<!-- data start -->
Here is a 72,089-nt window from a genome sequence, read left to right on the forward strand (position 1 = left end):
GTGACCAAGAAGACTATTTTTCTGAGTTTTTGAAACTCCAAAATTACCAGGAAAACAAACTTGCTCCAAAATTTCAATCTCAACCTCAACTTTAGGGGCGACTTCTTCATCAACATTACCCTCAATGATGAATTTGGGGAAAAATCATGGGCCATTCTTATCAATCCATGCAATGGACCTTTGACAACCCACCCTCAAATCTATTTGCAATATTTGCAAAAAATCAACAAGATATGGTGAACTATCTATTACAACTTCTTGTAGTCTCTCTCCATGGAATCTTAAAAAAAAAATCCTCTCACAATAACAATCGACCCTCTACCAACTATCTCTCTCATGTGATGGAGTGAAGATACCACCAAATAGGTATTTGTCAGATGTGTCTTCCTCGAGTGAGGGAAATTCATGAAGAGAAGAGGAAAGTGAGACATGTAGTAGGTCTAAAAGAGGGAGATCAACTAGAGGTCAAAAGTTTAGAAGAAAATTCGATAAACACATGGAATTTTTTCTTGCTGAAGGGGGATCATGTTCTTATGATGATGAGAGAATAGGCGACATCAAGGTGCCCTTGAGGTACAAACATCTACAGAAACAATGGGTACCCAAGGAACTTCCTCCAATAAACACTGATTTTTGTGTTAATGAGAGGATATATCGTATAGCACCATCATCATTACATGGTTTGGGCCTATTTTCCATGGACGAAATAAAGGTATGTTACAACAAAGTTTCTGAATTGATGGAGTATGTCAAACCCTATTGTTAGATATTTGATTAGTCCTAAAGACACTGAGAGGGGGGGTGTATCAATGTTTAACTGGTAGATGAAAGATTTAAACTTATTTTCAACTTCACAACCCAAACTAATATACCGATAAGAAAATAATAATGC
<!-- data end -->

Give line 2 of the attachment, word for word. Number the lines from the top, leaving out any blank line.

GTGACCAAGAAGACTATTTTTCTGAGTTTTTGAAACTCCAAAATTACCAGGAAAACAAACTTGCTCCAAAATTTCAATCTCAACCTCAACTTTAGGGGCGACTTCTTCATCAACATTACCCTCAATGATGAATTTGGGGAAAAATCATGGGCCATTCTTATCAATCCATGCAATGGACCTTTGACAACCCACCCTCAAATCTATTTGCAATATTTGCAAAAAATCAACAAGATATGGTGAACTATCTATTACAACTTCTTGTAGTCTCTCTCCATGGAATCTTAAAAAAAAAATCCTCTCACAATAACAATCGACCCTCTACCAACTATCTCTCTCATGTGATGGAGTGAAGATACCACCAAATAGGTATTTGTCAGATGTGTCTTCCTCGAGTGAGGGAAATTCATGAAGAGAAGAGGAAAGTGAGACATGTAGTAGGTCTAAAAGAGGGAGATCAACTAGAGGTCAAAAGTTTAGAAGAAAATTCGATAAACACATGGAATTTTTTCTTGCTGAAGGGGGATCATGTTCTTATGATGATGAGAGAATAGGCGACATCAAGGTGCCCTTGAGGTACAAACATCTACAGAAACAATGGGTACCCAAGGAACTTCCTCCAATAAACACTGATTTTTGTGTTAATGAGAGGATATATCGTATAGCACCATCATCATTACATGGTTTGGGCCTATTTTCCATGGACGAAATAAAGGTATGTTACAACAAAGTTTCTGAATTGATGGAGTATGTCAAACCCTATTGTTAGATATTTGATTAGTCCTAAAGACACTGAGAGGGGGGGTGTATCAATGTTTAACTGGTAGATGAAAGATTTAAACTTATTTTCAACTTCACAACCCAAACTAATATACCGATAAGAAAATAATAATGC